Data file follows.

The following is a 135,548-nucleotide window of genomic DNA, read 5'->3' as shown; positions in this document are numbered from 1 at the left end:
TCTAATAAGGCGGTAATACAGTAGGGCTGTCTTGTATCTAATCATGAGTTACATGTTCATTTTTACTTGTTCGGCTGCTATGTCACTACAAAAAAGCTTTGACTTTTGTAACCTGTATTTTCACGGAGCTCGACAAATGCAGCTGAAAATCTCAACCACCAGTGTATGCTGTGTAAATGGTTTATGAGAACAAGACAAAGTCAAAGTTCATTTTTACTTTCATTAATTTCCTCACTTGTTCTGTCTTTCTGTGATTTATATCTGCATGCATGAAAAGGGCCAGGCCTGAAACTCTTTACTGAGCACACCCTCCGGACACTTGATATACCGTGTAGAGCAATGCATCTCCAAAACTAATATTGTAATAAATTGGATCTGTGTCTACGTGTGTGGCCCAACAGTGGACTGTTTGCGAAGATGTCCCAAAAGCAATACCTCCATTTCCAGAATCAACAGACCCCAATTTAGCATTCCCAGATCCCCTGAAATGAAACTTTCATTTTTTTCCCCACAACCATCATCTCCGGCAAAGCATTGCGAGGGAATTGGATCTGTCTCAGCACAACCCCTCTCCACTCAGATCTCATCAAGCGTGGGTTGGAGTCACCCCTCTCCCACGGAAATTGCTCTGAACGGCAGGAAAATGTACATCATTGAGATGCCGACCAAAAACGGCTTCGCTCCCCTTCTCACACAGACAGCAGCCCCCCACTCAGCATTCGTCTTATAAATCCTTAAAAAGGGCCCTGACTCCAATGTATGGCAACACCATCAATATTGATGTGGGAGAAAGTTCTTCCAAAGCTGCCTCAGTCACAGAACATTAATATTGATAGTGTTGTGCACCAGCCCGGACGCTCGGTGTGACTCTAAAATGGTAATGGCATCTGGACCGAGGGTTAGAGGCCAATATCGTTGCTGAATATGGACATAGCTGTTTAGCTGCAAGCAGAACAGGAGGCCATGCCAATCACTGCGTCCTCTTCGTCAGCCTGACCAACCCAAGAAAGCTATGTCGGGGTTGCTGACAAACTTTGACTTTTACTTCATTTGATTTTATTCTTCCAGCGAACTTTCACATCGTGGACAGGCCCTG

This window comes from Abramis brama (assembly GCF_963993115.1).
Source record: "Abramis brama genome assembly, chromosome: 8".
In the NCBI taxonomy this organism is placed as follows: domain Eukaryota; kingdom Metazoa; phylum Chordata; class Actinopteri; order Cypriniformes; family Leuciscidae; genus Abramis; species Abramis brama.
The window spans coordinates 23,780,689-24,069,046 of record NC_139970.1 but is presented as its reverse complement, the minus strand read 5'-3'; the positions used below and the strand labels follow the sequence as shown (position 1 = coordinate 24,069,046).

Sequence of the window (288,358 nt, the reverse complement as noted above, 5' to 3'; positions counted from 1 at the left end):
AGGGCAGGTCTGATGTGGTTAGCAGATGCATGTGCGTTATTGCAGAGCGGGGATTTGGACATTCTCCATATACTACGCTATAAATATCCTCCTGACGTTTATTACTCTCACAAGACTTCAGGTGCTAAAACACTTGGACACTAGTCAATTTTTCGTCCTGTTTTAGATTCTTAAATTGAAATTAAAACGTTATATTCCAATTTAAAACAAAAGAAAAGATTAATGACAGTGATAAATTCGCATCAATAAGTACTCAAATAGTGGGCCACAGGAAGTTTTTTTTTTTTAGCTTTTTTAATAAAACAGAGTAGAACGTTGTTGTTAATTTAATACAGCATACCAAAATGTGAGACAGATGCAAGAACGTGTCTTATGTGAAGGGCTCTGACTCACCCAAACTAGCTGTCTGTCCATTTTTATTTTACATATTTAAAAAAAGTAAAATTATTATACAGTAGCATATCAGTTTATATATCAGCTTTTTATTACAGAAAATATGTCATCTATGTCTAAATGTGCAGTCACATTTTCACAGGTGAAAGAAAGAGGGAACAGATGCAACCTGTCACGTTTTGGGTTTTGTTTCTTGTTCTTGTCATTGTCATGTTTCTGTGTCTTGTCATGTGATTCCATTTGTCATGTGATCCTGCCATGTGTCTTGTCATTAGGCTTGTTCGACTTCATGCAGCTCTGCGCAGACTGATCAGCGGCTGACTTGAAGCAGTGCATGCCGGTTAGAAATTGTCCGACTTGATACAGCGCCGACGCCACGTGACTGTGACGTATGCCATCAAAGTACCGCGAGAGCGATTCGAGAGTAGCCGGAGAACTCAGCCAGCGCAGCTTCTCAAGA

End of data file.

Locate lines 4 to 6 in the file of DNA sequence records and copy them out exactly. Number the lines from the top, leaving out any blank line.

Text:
Source record: "Abramis brama genome assembly, chromosome: 8".
In the NCBI taxonomy this organism is placed as follows: domain Eukaryota; kingdom Metazoa; phylum Chordata; class Actinopteri; order Cypriniformes; family Leuciscidae; genus Abramis; species Abramis brama.
The window spans coordinates 23,780,689-24,069,046 of record NC_139970.1 but is presented as its reverse complement, the minus strand read 5'-3'; the positions used below and the strand labels follow the sequence as shown (position 1 = coordinate 24,069,046).